Winners Announced in PUC’s First High School Essay Contest

By Ally Romanes on June 9, 2023

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The department of English at Pacific Union College held its first annual Emerging Voices of the Pacific Union essay contest. The contest began on March 12 to high school students from Seventh-day Adventist academies or junior academies in Arizona, California, Hawaii, Nevada, and Utah.

Students had until April 21 to submit a personal essay about a time they found beauty in an everyday or unexpected place. Approximately 80 entries were received and judged by PUC English professors to choose three winners.

PUC is happy to congratulate and share the winners of the Emerging Voices essay contest: 

1st place is Joshua Nielson, a senior from Rio Linda Academy, who wrote an essay titled Whispers of a Ghost Town about a town called Bodie and finding true beauty within the legacy of towns. Judges were greatly impressed with Nielson’s strong sense of description and place and the unusual approach he took to thinking about beauty and discovery. His work is a fantastic representation of the beauty of California, and his voice as a writer shines through. Nielsen will receive a $1000 scholarship and a $500 prize. 

2nd place is Yieby Shade, a junior from San Gabriel Academy, whose essay Layered In Between is about the beauty and sentiment she has found that food holds through her family's history in troubling times, the past, and the future. Judges appreciated Shade’s strong sense of description and detail, as well as how the essay connected small details to larger themes of family and connection. Shade will receive a $1000 scholarship and a $300 prize.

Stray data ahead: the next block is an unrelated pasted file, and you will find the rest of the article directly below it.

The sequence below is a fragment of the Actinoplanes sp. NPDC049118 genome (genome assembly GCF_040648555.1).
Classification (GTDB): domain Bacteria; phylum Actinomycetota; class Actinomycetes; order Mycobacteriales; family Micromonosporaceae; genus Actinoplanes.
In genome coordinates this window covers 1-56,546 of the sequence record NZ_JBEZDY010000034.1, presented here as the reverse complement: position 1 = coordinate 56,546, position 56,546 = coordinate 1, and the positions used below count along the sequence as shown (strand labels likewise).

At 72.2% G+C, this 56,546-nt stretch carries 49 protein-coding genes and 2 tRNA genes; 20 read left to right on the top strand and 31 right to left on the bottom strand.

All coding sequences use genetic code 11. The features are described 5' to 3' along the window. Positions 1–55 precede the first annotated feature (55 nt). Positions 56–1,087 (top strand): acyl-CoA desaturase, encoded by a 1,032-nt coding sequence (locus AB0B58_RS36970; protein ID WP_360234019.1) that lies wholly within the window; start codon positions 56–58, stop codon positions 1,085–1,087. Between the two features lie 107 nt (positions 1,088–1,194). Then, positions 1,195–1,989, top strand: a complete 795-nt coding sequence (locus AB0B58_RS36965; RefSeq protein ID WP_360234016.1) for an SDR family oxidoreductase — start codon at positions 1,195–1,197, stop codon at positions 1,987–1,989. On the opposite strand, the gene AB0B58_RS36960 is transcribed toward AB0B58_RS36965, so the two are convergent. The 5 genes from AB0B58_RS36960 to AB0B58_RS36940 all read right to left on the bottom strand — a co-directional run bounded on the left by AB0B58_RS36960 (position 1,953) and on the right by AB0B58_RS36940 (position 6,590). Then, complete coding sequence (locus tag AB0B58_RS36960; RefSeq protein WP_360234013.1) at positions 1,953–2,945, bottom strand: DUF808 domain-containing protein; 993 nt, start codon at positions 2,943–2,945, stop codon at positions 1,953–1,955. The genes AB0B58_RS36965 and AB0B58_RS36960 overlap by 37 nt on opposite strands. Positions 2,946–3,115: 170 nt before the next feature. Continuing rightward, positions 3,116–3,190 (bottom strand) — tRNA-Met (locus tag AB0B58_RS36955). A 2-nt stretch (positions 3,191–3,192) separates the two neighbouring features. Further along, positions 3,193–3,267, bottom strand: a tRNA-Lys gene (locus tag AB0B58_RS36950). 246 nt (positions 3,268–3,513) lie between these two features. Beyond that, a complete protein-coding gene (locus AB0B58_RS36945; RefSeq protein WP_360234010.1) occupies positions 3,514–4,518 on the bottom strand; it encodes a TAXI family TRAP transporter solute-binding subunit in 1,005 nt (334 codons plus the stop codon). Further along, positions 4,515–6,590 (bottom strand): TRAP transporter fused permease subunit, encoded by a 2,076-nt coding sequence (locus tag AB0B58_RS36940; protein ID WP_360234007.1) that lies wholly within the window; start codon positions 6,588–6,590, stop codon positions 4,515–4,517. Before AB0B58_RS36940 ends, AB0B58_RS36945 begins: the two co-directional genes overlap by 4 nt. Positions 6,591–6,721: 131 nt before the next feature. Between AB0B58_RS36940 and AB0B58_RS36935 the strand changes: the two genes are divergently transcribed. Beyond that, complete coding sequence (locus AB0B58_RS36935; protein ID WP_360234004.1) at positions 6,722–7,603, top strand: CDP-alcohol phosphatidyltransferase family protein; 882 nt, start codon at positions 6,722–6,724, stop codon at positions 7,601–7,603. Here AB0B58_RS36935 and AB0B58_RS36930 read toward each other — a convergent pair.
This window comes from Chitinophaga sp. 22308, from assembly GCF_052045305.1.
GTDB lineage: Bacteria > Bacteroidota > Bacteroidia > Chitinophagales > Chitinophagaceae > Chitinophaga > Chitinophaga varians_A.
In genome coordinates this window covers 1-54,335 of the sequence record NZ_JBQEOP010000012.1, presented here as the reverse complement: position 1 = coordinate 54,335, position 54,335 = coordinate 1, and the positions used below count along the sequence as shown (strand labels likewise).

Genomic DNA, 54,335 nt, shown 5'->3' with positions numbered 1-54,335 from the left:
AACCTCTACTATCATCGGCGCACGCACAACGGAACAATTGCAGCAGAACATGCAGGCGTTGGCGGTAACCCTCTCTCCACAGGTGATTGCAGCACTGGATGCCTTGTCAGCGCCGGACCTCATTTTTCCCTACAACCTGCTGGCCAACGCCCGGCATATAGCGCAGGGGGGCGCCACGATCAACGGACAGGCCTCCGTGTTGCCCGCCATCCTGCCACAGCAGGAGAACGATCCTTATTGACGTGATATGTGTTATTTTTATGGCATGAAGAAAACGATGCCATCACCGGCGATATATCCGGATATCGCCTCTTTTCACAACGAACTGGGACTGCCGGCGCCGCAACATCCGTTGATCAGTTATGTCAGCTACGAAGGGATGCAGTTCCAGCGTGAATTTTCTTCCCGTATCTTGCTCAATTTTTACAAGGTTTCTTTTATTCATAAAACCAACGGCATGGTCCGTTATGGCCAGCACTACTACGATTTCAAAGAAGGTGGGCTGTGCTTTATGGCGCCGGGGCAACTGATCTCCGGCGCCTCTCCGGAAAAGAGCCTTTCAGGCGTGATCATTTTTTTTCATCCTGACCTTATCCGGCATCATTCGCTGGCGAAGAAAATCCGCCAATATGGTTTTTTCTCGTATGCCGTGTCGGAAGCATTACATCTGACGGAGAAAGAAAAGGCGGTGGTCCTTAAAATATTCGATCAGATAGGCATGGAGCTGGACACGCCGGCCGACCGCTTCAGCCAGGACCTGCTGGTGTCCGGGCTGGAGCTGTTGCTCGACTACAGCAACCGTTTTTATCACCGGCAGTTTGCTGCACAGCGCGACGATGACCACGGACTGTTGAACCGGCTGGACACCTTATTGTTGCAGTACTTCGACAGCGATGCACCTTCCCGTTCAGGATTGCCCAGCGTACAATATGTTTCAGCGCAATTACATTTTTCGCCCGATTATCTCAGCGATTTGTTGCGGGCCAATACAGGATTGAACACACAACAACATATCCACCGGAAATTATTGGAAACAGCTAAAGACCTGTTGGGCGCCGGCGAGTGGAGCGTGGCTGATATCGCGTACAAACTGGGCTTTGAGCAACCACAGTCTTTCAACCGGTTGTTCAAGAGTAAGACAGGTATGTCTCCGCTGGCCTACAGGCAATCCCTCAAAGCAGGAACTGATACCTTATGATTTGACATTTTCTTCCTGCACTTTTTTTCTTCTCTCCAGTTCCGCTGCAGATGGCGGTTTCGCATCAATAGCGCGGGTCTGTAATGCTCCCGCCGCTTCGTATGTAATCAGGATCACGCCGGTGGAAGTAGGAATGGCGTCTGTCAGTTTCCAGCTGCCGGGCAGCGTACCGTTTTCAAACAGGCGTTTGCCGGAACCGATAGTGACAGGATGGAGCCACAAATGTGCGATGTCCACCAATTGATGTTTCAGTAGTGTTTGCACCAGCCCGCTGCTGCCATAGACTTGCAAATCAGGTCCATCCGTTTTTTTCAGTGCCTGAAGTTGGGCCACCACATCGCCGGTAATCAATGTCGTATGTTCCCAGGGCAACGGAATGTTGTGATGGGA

3rd place is Ancheska Balbalosa, a freshman from San Fernando Valley Academy, who wrote an essay titled Rollie Pollies about how beauty can be discovered in unexpected minuscule crevices. The readers praised Balbalosa’s strong sense of description and voice, as well as the sense of creativity and fun throughout the piece. Balbalosa will receive a $1000 scholarship and a $200 prize. 

The English department was thrilled by the creativity, joy, and thoughtfulness of the essays they received from high schools across the Pacific Union. “These students have demonstrated not only strong writing skills, but also an aptitude for observation and reflection about the beauty in God, nature, their communities, and their lives,” said Catherine Tetz, assistant professor of English. “In a world that increasingly devalues writing and creative expression, it's deeply inspiring to read the incredible work of our next generation of writers."